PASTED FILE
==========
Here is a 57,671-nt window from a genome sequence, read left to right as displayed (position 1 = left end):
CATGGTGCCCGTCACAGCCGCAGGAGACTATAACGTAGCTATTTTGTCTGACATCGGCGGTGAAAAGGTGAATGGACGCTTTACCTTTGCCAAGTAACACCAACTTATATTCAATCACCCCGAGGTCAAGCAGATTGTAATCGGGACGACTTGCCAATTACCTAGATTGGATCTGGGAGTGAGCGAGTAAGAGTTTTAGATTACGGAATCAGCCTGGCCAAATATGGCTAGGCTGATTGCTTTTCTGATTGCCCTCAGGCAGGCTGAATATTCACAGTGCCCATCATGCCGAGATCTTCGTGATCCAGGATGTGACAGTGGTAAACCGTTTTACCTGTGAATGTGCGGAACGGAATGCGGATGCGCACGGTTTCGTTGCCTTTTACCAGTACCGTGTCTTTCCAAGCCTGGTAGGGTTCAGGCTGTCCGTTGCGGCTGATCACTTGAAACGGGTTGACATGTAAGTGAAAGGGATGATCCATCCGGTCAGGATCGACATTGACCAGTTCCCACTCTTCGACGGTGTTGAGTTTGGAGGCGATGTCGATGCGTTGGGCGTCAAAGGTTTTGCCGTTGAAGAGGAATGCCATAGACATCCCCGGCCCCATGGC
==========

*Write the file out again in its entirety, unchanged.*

Here is a 57,671-nt window from a genome sequence, read left to right as displayed (position 1 = left end):
CATGGTGCCCGTCACAGCCGCAGGAGACTATAACGTAGCTATTTTGTCTGACATCGGCGGTGAAAAGGTGAATGGACGCTTTACCTTTGCCAAGTAACACCAACTTATATTCAATCACCCCGAGGTCAAGCAGATTGTAATCGGGACGACTTGCCAATTACCTAGATTGGATCTGGGAGTGAGCGAGTAAGAGTTTTAGATTACGGAATCAGCCTGGCCAAATATGGCTAGGCTGATTGCTTTTCTGATTGCCCTCAGGCAGGCTGAATATTCACAGTGCCCATCATGCCGAGATCTTCGTGATCCAGGATGTGACAGTGGTAAACCGTTTTACCTGTGAATGTGCGGAACGGAATGCGGATGCGCACGGTTTCGTTGCCTTTTACCAGTACCGTGTCTTTCCAAGCCTGGTAGGGTTCAGGCTGTCCGTTGCGGCTGATCACTTGAAACGGGTTGACATGTAAGTGAAAGGGATGATCCATCCGGTCAGGATCGACATTGACCAGTTCCCACTCTTCGACGGTGTTGAGTTTGGAGGCGATGTCGATGCGTTGGGCGTCAAAGGTTTTGCCGTTGAAGAGGAATGCCATAGACATCCCCGGCCCCATGGC